Summary of “At Nike, Revolt Led by Women Leads to Exodus of Male Executives”

As women – and men – continue to come forward with complaints, Nike has begun a comprehensive review of its human resources operations, making management training mandatory and revising many of its internal reporting procedures.
Nike’s own research shows that women occupy nearly half the company’s work force but just 38 percent of positions of director or higher, and 29 percent of the vice presidents, according to an April 4 internal memo obtained by The Times.
While Nike executives have told investors that the women’s category was a crucial part of its revenue growth strategy, former employees said it was not given the budget it needed to roll out the sophisticated marketing campaigns that were the hallmark of traditional men’s sports, like basketball.
While women struggled to attain top positions at Nike, an inner circle of mostly male leaders emerged who had a direct line to Mr. Edwards.
Concerned about these departures, a group of women inside Nike started the behind-the-scenes survey that eventually ended up on Mr. Parker’s desk.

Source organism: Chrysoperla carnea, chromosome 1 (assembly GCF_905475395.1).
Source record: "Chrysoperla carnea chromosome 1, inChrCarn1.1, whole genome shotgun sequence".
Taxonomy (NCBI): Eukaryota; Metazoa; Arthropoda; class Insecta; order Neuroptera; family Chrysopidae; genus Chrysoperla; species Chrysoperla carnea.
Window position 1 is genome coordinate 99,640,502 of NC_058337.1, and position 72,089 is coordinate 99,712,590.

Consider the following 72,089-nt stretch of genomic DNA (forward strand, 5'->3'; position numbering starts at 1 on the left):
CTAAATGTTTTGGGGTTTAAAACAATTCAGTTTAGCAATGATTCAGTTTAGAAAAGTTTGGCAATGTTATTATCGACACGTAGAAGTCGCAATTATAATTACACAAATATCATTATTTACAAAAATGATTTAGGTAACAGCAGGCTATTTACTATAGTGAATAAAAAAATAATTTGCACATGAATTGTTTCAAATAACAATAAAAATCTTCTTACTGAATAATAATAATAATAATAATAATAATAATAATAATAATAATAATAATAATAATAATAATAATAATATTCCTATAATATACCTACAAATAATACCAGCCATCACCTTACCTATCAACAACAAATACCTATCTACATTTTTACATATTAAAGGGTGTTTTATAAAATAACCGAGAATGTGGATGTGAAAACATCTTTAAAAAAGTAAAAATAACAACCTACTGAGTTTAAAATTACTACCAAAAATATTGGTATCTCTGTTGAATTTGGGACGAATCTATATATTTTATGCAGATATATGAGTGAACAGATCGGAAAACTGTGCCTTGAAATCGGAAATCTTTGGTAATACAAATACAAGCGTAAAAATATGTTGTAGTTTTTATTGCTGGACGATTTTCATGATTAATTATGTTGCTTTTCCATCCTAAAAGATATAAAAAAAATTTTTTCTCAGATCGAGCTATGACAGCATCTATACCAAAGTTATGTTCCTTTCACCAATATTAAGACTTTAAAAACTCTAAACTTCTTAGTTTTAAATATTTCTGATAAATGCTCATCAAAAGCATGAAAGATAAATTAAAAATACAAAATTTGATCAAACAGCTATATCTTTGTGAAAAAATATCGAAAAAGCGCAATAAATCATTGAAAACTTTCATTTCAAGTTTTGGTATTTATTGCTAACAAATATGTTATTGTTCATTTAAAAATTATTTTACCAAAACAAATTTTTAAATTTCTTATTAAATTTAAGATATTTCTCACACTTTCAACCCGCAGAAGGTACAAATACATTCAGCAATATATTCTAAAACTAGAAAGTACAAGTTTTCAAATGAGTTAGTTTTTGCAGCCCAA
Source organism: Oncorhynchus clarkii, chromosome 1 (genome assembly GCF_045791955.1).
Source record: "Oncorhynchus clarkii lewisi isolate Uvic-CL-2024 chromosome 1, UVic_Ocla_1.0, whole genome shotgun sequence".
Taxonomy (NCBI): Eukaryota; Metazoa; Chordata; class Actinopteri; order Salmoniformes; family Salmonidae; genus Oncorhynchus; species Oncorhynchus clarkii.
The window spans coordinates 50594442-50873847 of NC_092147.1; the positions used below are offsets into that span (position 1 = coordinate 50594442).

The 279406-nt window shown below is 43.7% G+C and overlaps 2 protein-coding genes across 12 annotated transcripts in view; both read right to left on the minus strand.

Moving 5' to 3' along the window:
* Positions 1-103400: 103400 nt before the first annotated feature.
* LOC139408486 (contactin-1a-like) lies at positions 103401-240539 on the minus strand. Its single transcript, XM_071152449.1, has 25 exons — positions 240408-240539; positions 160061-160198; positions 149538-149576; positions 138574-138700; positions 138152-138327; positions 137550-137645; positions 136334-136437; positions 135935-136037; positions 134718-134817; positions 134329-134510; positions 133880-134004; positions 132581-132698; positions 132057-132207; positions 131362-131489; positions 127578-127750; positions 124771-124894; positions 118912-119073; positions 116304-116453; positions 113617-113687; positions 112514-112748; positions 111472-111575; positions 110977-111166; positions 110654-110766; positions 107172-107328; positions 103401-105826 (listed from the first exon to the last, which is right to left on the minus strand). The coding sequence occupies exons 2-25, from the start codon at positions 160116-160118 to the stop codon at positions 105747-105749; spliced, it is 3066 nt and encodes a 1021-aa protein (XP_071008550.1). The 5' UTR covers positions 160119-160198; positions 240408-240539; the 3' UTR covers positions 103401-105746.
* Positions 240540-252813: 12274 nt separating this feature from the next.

Over time, many women developed a deep skepticism of Nike’s human resources services.
“I think his general attitude toward women was just, subtly, that we were less capable,” said Ms. Amin, a junior designer on one of the Nike apps, who added that she had received positive performance reviews since becoming an employee in 2014.She eventually sought help from human resources, which told her that corrective action would be taken.
Nike recently named a woman, Kellie Leonard, as chief diversity and inclusion officer, and Mr. Wilkins said Nike is focused “on attracting, developing and elevating both women and people of color throughout the organization.

The orginal article.